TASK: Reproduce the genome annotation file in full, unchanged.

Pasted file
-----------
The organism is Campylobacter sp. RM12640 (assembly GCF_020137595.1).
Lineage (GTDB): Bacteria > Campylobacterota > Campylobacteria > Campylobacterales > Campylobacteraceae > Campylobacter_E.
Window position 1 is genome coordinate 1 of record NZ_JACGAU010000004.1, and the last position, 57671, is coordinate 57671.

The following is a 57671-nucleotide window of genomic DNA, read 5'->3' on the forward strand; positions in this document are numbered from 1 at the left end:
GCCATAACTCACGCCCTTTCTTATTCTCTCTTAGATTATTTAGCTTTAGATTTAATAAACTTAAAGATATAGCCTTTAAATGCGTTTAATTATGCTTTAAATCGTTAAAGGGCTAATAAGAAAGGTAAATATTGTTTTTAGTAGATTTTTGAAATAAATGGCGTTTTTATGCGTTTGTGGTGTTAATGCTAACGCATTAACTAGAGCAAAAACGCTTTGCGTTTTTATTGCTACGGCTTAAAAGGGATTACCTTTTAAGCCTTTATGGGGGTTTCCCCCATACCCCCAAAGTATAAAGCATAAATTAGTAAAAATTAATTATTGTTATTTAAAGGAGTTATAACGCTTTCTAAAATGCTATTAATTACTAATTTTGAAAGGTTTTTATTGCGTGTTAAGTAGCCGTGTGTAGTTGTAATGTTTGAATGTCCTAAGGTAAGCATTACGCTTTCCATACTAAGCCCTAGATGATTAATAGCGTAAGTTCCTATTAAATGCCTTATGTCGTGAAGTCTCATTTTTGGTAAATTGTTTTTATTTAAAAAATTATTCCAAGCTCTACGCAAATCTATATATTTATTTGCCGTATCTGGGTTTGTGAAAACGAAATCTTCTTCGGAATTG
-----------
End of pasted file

The organism is Campylobacter sp. RM12640 (assembly GCF_020137595.1).
Lineage (GTDB): Bacteria > Campylobacterota > Campylobacteria > Campylobacterales > Campylobacteraceae > Campylobacter_E.
Window position 1 is genome coordinate 1 of record NZ_JACGAU010000004.1, and the last position, 57671, is coordinate 57671.

The following is a 57671-nucleotide window of genomic DNA, read 5'->3' on the forward strand; positions in this document are numbered from 1 at the left end:
GCCATAACTCACGCCCTTTCTTATTCTCTCTTAGATTATTTAGCTTTAGATTTAATAAACTTAAAGATATAGCCTTTAAATGCGTTTAATTATGCTTTAAATCGTTAAAGGGCTAATAAGAAAGGTAAATATTGTTTTTAGTAGATTTTTGAAATAAATGGCGTTTTTATGCGTTTGTGGTGTTAATGCTAACGCATTAACTAGAGCAAAAACGCTTTGCGTTTTTATTGCTACGGCTTAAAAGGGATTACCTTTTAAGCCTTTATGGGGGTTTCCCCCATACCCCCAAAGTATAAAGCATAAATTAGTAAAAATTAATTATTGTTATTTAAAGGAGTTATAACGCTTTCTAAAATGCTATTAATTACTAATTTTGAAAGGTTTTTATTGCGTGTTAAGTAGCCGTGTGTAGTTGTAATGTTTGAATGTCCTAAGGTAAGCATTACGCTTTCCATACTAAGCCCTAGATGATTAATAGCGTAAGTTCCTATTAAATGCCTTATGTCGTGAAGTCTCATTTTTGGTAAATTGTTTTTATTTAAAAAATTATTCCAAGCTCTACGCAAATCTATATATTTATTTGCCGTATCTGGGTTTGTGAAAACGAAATCTTCTTCGGAATTG